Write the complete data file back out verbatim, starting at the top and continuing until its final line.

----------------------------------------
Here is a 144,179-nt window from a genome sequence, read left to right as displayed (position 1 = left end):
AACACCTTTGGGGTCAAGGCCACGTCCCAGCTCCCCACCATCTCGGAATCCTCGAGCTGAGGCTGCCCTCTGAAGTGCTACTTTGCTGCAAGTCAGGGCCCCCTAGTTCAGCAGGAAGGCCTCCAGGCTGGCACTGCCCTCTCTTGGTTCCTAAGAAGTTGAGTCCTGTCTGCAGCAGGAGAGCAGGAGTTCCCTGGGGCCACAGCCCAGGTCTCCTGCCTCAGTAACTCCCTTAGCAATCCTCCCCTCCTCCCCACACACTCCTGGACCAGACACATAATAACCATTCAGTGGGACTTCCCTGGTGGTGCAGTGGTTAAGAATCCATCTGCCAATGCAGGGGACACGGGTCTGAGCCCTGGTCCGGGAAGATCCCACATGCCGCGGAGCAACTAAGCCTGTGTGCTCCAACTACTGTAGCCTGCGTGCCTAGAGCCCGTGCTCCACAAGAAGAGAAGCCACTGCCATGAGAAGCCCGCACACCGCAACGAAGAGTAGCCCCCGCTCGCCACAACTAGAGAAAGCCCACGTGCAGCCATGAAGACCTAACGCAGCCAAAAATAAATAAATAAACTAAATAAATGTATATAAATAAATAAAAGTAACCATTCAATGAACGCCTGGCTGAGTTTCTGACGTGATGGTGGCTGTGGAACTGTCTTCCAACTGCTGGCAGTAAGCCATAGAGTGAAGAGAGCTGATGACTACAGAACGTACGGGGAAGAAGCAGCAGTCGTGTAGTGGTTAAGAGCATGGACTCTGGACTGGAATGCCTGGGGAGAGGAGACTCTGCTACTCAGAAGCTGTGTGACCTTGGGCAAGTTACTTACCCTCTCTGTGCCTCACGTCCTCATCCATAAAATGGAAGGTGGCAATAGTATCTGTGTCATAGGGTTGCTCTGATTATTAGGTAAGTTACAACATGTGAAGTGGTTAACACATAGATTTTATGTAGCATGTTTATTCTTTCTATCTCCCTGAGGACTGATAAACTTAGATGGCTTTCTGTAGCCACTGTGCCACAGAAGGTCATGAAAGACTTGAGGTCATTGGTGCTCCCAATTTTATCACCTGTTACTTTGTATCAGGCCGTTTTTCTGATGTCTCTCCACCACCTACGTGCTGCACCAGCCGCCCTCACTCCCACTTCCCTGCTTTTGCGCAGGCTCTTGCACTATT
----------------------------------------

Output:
Here is a 144,179-nt window from a genome sequence, read left to right as displayed (position 1 = left end):
AACACCTTTGGGGTCAAGGCCACGTCCCAGCTCCCCACCATCTCGGAATCCTCGAGCTGAGGCTGCCCTCTGAAGTGCTACTTTGCTGCAAGTCAGGGCCCCCTAGTTCAGCAGGAAGGCCTCCAGGCTGGCACTGCCCTCTCTTGGTTCCTAAGAAGTTGAGTCCTGTCTGCAGCAGGAGAGCAGGAGTTCCCTGGGGCCACAGCCCAGGTCTCCTGCCTCAGTAACTCCCTTAGCAATCCTCCCCTCCTCCCCACACACTCCTGGACCAGACACATAATAACCATTCAGTGGGACTTCCCTGGTGGTGCAGTGGTTAAGAATCCATCTGCCAATGCAGGGGACACGGGTCTGAGCCCTGGTCCGGGAAGATCCCACATGCCGCGGAGCAACTAAGCCTGTGTGCTCCAACTACTGTAGCCTGCGTGCCTAGAGCCCGTGCTCCACAAGAAGAGAAGCCACTGCCATGAGAAGCCCGCACACCGCAACGAAGAGTAGCCCCCGCTCGCCACAACTAGAGAAAGCCCACGTGCAGCCATGAAGACCTAACGCAGCCAAAAATAAATAAATAAACTAAATAAATGTATATAAATAAATAAAAGTAACCATTCAATGAACGCCTGGCTGAGTTTCTGACGTGATGGTGGCTGTGGAACTGTCTTCCAACTGCTGGCAGTAAGCCATAGAGTGAAGAGAGCTGATGACTACAGAACGTACGGGGAAGAAGCAGCAGTCGTGTAGTGGTTAAGAGCATGGACTCTGGACTGGAATGCCTGGGGAGAGGAGACTCTGCTACTCAGAAGCTGTGTGACCTTGGGCAAGTTACTTACCCTCTCTGTGCCTCACGTCCTCATCCATAAAATGGAAGGTGGCAATAGTATCTGTGTCATAGGGTTGCTCTGATTATTAGGTAAGTTACAACATGTGAAGTGGTTAACACATAGATTTTATGTAGCATGTTTATTCTTTCTATCTCCCTGAGGACTGATAAACTTAGATGGCTTTCTGTAGCCACTGTGCCACAGAAGGTCATGAAAGACTTGAGGTCATTGGTGCTCCCAATTTTATCACCTGTTACTTTGTATCAGGCCGTTTTTCTGATGTCTCTCCACCACCTACGTGCTGCACCAGCCGCCCTCACTCCCACTTCCCTGCTTTTGCGCAGGCTCTTGCACTATT